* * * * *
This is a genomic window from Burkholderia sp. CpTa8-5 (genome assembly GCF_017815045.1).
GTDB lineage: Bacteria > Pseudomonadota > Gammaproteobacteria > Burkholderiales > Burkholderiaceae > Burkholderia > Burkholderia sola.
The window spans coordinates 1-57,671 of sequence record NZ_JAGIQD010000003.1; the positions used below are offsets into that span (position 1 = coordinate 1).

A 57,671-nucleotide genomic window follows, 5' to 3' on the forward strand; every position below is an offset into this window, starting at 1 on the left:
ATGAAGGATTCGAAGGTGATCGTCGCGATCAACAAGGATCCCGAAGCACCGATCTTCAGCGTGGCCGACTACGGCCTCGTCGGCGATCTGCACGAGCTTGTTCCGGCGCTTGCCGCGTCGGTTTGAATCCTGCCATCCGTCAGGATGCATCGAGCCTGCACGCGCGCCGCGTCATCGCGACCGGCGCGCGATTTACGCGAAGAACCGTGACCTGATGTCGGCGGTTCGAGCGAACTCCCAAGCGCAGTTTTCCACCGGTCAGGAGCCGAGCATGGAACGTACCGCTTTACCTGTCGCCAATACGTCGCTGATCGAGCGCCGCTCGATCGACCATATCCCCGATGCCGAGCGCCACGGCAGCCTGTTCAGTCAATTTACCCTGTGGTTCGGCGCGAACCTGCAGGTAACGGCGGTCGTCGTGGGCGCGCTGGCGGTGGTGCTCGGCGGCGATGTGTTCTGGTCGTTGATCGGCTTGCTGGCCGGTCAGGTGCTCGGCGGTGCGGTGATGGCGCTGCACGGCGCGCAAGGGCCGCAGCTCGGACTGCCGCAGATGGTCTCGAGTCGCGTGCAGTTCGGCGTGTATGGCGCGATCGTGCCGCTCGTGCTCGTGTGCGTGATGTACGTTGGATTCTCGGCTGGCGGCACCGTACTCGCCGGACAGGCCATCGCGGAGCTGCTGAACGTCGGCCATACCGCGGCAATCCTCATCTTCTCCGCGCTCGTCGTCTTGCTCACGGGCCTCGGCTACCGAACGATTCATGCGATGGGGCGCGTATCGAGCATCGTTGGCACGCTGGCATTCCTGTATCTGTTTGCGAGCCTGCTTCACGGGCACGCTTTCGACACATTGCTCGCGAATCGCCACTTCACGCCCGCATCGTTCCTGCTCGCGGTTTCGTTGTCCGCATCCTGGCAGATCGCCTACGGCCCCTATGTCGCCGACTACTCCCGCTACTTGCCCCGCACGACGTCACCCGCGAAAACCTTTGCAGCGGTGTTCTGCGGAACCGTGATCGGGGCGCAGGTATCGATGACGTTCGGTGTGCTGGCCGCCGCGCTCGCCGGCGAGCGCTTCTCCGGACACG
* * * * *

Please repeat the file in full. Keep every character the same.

This is a genomic window from Burkholderia sp. CpTa8-5 (genome assembly GCF_017815045.1).
GTDB lineage: Bacteria > Pseudomonadota > Gammaproteobacteria > Burkholderiales > Burkholderiaceae > Burkholderia > Burkholderia sola.
The window spans coordinates 1-57,671 of sequence record NZ_JAGIQD010000003.1; the positions used below are offsets into that span (position 1 = coordinate 1).

A 57,671-nucleotide genomic window follows, 5' to 3' on the forward strand; every position below is an offset into this window, starting at 1 on the left:
ATGAAGGATTCGAAGGTGATCGTCGCGATCAACAAGGATCCCGAAGCACCGATCTTCAGCGTGGCCGACTACGGCCTCGTCGGCGATCTGCACGAGCTTGTTCCGGCGCTTGCCGCGTCGGTTTGAATCCTGCCATCCGTCAGGATGCATCGAGCCTGCACGCGCGCCGCGTCATCGCGACCGGCGCGCGATTTACGCGAAGAACCGTGACCTGATGTCGGCGGTTCGAGCGAACTCCCAAGCGCAGTTTTCCACCGGTCAGGAGCCGAGCATGGAACGTACCGCTTTACCTGTCGCCAATACGTCGCTGATCGAGCGCCGCTCGATCGACCATATCCCCGATGCCGAGCGCCACGGCAGCCTGTTCAGTCAATTTACCCTGTGGTTCGGCGCGAACCTGCAGGTAACGGCGGTCGTCGTGGGCGCGCTGGCGGTGGTGCTCGGCGGCGATGTGTTCTGGTCGTTGATCGGCTTGCTGGCCGGTCAGGTGCTCGGCGGTGCGGTGATGGCGCTGCACGGCGCGCAAGGGCCGCAGCTCGGACTGCCGCAGATGGTCTCGAGTCGCGTGCAGTTCGGCGTGTATGGCGCGATCGTGCCGCTCGTGCTCGTGTGCGTGATGTACGTTGGATTCTCGGCTGGCGGCACCGTACTCGCCGGACAGGCCATCGCGGAGCTGCTGAACGTCGGCCATACCGCGGCAATCCTCATCTTCTCCGCGCTCGTCGTCTTGCTCACGGGCCTCGGCTACCGAACGATTCATGCGATGGGGCGCGTATCGAGCATCGTTGGCACGCTGGCATTCCTGTATCTGTTTGCGAGCCTGCTTCACGGGCACGCTTTCGACACATTGCTCGCGAATCGCCACTTCACGCCCGCATCGTTCCTGCTCGCGGTTTCGTTGTCCGCATCCTGGCAGATCGCCTACGGCCCCTATGTCGCCGACTACTCCCGCTACTTGCCCCGCACGACGTCACCCGCGAAAACCTTTGCAGCGGTGTTCTGCGGAACCGTGATCGGGGCGCAGGTATCGATGACGTTCGGTGTGCTGGCCGCCGCGCTCGCCGGCGAGCGCTTCTCCGGACACG